The Eagle’s most decisive wins have come over the last two weeks, where they have won by an average of 21 points. Murray has clearly been important, carrying the ball 42 times for 195 yds with 2 rushing TDs.  He also had 2 receiving touchdowns in those victories.

The correlation between both Murray and 1st down rushing success is also easily seen in the Eagles last loss. Murray returned after missing a game and a half against division rival, the Washington Redskins. In his first rush, Murray ripped off a 30-yd run.  Not only was it his first carry, it was also on first down.  Kelly, however, strangely looked to beat the Skins through the air, passing the ball 28 times.  The Eagles rushed only 18 times for 87 total yards in the loss, and Murray finished the day with just 8 attempts.  Kelly did rush the ball on 9 out of 13 first downs, but he didn’t commit to the run overall.

Last week against the Giants, Kelly once again hesitated to build his game plan on the rushing attack, and under any other circumstances, it would have resulted a loss.  Sure, the Eagles may have beaten the Giants by 20, but it wasn’t because of their success passing the ball.  Bradford three 3 interceptions and 1 touchdown in his 38 pass attempts. Philadelphia’s victory came more from tough defense and a terrible offensive performance by the Giants than an effective passing attack.

Thomas Davis and Luke Kuechly

For Carolina, stopping the run has to be top priority against the Eagles. Fortunately, it’s something the Panthers have done pretty well throughout the season.  Carolina is ranked  5th in rushing yards allowed, 13th in rushing yards allowed per game, and 4th in allowed rushing 1st downs this season.  Opposing teams have acknowledged this run-stopping ability, carrying the ball only 24.8 times per game.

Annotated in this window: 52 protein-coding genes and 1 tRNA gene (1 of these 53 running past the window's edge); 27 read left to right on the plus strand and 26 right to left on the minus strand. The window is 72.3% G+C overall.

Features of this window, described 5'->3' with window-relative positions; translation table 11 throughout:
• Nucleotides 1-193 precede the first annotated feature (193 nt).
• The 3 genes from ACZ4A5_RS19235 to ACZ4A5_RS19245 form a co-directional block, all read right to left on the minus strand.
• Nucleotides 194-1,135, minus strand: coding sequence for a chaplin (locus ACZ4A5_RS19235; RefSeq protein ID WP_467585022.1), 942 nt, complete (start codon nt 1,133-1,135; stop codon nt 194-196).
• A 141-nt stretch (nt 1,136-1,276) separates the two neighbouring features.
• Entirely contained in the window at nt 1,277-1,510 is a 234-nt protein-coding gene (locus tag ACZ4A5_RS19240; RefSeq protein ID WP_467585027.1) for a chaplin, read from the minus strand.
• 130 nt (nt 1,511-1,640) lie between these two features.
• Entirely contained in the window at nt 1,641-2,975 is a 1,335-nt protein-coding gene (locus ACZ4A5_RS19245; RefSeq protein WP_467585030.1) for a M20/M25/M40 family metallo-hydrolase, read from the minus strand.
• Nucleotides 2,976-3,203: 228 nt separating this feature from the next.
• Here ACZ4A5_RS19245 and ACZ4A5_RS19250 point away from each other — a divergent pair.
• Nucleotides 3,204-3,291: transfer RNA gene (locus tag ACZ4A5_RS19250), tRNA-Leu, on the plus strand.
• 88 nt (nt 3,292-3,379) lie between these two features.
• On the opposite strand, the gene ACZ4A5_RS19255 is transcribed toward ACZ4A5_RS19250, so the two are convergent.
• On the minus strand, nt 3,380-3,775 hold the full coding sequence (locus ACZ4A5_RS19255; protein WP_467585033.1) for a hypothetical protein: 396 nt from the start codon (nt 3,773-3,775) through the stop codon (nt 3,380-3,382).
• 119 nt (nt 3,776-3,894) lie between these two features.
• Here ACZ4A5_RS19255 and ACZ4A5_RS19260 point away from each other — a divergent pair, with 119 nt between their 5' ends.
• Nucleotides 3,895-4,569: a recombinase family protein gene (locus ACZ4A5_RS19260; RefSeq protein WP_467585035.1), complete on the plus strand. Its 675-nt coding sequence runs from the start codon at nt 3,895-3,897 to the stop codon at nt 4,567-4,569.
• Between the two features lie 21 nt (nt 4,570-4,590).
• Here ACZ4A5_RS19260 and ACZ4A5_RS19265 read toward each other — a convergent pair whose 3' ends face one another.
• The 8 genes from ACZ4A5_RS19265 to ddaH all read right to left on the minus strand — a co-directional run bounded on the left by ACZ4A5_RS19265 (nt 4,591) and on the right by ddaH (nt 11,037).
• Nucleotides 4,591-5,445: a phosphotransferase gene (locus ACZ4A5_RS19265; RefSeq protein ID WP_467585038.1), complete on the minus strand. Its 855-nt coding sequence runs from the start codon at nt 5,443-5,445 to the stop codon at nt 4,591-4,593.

Results against 1st downs running attempts haven’t been as impressive for Carolina, however. The Panthers dominated the Texans on 1st down carries in Week 2, and if if you factor in that 23 of Houston’s 30-yds on 1st down came from broken down plays where quarterback, Blake Bortles, scrambled for big gains in Week 1, Carolina was stout on first down runs early in the season.  Without Luke Kuechly, teams found notable success on 1st down running plays.

Panthers vs Rush on 1st Down
Opponent Attempts YDS YPA
Jaguars 6 30 5
Texans 11 26 2.36
Saints 14 45 3.21
Buccaneers 16 81 5.06
Seahawks 16 65 5

Philadelphia’s success clearly been predicated on their running game, specifically when productively running on 1st down. Eagle’s running back DeMarco Murray, who many describe as a “volume runner,” is a guy that can get going on any down.  Just last season, he racked up 1,845 on 392 attempts in Dallas.  His start in Philadelphia was slow, but he's starting to get into more of a rhythm.  Murray recently noted  that he, like anyone, likes getting in a rhythm, stating, “Obviously, I think the more opportunities you have on offense, the more ball you get individually, you just kind of feel better.”  He’s a bell-cow back who the Eagles are better utilizing as the season progresses. 

Given Bradford’s erratic play this season, Murray is the one player that the Panthers can’t afford to let get going.  Shutting down Murray is imperative, and it all starts on first down.

By the Professor, aka Tony Dunn
Follow on Twitter @Cat_Chronicles